With the expansion of the presence of ICUs (Intensive Care Unit) in hospitals, physiotherapy has increased the importance of its collaboration in the recovery of patients in this sector.
With the explosion of Covid-19 and its spread and global reach, its role in the rehabilitation of patients in the post-illness period has grown dramatically.
At this stage, physiotherapy aims to prevent complications of the respiratory system and muscle deconditioning, accelerate recovery from mechanical ventilation and improve physical function, as stated by Claire Baldwin, from Flinders University, Australia.
Baldwin is co-author of the Clinical Practice Guide for Acute Care Physical Therapists, published in the Australian Journal of Physiotherapy. She highlights that the contribution of physical therapy to the prevention and treatment of weaknesses that can be acquired in the ICU is vitally important, but the disease caused by the new coronavirus brings unique challenges.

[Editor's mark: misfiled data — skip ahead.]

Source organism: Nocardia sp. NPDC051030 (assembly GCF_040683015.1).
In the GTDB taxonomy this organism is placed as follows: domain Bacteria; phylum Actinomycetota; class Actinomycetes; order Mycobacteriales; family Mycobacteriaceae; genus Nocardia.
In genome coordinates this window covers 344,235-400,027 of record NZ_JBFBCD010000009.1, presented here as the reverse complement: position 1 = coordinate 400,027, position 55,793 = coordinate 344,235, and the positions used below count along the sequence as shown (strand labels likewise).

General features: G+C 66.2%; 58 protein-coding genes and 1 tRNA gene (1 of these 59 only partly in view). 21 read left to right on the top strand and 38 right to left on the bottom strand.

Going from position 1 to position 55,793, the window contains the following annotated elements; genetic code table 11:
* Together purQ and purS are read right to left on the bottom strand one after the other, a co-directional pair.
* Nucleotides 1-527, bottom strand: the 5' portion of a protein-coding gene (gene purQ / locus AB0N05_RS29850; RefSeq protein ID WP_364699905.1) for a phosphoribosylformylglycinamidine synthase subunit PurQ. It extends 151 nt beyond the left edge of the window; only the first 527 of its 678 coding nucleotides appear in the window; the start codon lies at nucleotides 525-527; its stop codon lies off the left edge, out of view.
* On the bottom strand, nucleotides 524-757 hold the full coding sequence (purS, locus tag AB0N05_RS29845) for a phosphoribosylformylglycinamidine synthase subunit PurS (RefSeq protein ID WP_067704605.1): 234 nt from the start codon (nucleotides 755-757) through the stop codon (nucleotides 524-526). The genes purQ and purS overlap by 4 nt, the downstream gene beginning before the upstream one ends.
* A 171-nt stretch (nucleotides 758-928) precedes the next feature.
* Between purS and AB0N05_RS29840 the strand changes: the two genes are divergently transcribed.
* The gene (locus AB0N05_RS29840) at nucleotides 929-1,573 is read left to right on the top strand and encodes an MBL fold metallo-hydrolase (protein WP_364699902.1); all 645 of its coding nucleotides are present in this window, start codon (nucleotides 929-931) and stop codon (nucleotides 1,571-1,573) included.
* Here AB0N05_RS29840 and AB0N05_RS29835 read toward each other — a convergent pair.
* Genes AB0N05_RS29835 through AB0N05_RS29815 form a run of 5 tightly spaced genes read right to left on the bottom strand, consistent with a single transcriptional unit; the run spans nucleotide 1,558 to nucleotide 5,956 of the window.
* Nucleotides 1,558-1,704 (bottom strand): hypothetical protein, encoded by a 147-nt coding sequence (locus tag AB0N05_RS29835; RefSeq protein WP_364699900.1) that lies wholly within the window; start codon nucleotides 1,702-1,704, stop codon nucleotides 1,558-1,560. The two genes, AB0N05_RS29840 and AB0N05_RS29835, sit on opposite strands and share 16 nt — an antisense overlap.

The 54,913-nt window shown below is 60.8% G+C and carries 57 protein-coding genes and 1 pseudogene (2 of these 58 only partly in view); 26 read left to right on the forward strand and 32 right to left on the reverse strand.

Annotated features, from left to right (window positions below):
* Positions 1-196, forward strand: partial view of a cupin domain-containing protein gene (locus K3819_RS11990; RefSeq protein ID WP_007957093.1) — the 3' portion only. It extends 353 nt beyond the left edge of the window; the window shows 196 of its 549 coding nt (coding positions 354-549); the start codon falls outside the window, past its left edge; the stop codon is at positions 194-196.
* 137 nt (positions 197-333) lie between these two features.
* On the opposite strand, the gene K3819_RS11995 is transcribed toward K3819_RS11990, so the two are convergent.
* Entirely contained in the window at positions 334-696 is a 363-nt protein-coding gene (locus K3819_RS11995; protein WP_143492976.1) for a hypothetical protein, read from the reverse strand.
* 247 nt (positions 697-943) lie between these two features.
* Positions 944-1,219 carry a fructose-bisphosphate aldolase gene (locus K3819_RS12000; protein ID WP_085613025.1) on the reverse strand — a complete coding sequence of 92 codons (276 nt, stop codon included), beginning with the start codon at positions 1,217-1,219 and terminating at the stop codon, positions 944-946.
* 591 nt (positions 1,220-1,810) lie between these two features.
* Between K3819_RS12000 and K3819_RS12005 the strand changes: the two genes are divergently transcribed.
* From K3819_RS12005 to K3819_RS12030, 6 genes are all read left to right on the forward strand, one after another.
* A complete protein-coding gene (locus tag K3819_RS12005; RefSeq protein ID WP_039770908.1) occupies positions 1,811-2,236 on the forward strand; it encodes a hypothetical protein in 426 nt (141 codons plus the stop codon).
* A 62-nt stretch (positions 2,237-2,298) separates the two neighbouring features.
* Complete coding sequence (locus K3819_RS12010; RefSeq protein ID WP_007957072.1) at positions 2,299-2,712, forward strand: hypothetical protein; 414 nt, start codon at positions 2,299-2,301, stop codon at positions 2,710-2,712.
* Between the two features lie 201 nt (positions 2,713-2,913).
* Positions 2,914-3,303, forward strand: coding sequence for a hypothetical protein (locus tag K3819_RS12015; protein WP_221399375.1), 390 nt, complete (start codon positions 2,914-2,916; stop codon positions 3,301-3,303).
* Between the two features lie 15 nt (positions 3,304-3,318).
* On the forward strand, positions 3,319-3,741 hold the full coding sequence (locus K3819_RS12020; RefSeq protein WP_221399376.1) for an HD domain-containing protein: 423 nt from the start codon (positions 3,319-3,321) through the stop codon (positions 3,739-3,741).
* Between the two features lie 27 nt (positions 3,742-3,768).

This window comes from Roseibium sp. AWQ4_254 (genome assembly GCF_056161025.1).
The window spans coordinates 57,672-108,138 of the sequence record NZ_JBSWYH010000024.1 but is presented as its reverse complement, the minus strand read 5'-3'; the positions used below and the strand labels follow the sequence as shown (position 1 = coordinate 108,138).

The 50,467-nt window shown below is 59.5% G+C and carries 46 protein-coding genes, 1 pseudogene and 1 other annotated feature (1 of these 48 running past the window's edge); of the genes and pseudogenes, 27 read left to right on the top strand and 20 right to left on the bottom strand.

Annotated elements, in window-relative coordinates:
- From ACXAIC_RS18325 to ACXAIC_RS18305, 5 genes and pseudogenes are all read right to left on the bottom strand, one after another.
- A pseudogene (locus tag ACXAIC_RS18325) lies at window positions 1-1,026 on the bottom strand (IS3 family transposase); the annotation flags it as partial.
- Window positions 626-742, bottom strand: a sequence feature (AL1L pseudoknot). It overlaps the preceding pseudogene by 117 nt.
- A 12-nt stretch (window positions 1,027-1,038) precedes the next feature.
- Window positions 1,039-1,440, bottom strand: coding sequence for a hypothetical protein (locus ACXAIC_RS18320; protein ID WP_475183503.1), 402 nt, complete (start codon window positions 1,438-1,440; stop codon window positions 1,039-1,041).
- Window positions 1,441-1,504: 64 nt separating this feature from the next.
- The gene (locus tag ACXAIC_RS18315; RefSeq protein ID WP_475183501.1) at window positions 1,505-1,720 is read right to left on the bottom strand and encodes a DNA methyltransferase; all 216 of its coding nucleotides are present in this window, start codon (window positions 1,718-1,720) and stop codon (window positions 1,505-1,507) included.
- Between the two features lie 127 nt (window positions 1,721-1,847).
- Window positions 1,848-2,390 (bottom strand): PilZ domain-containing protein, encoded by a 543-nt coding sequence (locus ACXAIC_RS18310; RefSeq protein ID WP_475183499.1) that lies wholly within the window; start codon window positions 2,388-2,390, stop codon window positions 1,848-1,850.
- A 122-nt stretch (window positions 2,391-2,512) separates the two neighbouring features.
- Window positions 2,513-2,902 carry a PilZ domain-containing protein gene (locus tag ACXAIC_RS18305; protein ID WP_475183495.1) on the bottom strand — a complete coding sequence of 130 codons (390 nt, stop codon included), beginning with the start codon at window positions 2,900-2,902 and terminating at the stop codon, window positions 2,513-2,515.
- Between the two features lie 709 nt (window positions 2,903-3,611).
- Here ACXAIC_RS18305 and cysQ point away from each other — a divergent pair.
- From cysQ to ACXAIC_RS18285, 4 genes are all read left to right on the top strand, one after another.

Like the common presentation of Covid-19 which doesn’t seem to be characterized by coughing up phlegm. However, some patients develop it and cannot clear their lungs because of difficulty in coughing.
In these cases, explains Baldwin, as the cough generates aerosols, it is important that physiotherapists, when applying respiratory physiotherapy techniques, are wearing special protective clothing.
In the Brazilian Journal of Intensive Care, Cláudia Tozato and collaborators from the Physiotherapy Service of Santa Casa de São Paulo report the cardiopulmonary rehabilitation of post-Covid-19 patients.
The authors report that symptoms are persistent, even in mild cases, and that cardiopulmonary rehabilitation can improve the functional capacity, quality of life and prognosis of these patients.
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